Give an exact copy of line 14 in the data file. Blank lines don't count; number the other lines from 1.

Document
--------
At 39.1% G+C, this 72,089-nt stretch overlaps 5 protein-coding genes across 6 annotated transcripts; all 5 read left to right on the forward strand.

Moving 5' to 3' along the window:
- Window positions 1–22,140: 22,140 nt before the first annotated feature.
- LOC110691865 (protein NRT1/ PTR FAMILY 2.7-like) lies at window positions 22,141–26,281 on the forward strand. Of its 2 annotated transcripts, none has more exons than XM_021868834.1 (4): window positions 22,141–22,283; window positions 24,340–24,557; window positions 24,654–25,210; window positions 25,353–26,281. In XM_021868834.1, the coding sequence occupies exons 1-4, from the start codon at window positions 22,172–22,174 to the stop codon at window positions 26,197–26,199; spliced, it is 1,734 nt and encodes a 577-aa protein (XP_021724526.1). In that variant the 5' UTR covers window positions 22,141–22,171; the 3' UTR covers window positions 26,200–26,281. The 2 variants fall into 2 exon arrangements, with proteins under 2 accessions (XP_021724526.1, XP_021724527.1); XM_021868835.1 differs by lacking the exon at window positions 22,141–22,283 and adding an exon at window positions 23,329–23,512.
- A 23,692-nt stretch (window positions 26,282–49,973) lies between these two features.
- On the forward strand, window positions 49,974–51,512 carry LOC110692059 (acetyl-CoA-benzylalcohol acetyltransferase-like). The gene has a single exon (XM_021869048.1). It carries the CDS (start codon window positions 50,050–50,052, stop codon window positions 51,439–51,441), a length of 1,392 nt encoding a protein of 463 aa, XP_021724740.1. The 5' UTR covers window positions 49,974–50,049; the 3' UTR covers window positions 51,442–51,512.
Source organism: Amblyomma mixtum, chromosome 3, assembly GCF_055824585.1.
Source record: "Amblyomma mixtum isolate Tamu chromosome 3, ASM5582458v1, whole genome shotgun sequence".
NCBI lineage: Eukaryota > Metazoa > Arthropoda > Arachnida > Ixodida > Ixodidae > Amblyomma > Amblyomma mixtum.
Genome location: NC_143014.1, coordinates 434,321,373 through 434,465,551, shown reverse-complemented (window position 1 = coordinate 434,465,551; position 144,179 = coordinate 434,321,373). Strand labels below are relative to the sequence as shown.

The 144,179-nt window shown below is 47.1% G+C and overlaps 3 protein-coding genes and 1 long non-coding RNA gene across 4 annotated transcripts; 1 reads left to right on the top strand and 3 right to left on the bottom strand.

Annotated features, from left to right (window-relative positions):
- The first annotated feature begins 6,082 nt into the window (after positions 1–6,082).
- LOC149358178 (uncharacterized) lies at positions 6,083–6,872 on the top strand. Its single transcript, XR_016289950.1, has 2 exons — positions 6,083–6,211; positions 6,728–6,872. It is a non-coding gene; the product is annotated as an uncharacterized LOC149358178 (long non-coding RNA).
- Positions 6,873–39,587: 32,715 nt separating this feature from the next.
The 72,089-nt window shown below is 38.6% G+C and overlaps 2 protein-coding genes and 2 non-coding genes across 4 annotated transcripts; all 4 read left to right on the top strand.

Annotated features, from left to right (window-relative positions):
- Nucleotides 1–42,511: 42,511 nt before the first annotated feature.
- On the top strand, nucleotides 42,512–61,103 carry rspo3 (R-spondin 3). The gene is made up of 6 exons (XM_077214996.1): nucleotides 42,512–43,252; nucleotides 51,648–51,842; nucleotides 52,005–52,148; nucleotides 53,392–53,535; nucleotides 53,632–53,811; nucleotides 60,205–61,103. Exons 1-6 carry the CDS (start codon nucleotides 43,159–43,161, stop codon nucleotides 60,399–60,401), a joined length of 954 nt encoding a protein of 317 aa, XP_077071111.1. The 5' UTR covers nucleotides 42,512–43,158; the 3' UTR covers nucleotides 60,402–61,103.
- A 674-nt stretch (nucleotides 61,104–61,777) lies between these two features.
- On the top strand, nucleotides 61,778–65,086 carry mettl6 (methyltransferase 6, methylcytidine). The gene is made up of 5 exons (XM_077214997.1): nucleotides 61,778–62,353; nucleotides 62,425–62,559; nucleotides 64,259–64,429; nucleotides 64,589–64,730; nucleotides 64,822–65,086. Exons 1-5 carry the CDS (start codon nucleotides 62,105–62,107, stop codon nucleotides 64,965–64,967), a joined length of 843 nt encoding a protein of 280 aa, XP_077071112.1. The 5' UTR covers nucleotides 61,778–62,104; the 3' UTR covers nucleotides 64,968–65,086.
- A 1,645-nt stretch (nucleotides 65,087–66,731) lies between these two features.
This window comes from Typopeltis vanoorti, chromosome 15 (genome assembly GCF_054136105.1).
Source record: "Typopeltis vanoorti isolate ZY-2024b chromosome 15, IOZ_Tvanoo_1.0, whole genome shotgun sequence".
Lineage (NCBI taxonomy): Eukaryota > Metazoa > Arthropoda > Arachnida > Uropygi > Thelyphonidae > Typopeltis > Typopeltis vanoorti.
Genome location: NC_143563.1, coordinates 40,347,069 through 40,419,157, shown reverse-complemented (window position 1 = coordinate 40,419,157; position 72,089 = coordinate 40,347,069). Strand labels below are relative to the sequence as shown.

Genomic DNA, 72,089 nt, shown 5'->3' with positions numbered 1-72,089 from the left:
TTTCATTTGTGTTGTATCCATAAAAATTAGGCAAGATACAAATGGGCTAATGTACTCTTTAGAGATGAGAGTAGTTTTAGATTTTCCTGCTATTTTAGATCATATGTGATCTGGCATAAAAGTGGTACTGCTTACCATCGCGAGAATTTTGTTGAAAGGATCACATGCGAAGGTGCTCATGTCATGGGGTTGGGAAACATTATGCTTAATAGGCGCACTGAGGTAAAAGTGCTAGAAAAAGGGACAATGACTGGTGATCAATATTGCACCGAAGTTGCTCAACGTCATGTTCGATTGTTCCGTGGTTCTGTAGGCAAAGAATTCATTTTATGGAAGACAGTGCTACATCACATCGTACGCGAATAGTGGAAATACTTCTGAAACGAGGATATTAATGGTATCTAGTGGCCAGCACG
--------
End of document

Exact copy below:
- LOC149358178 (uncharacterized) lies at positions 6,083–6,872 on the top strand. Its single transcript, XR_016289950.1, has 2 exons — positions 6,083–6,211; positions 6,728–6,872. It is a non-coding gene; the product is annotated as an uncharacterized LOC149358178 (long non-coding RNA).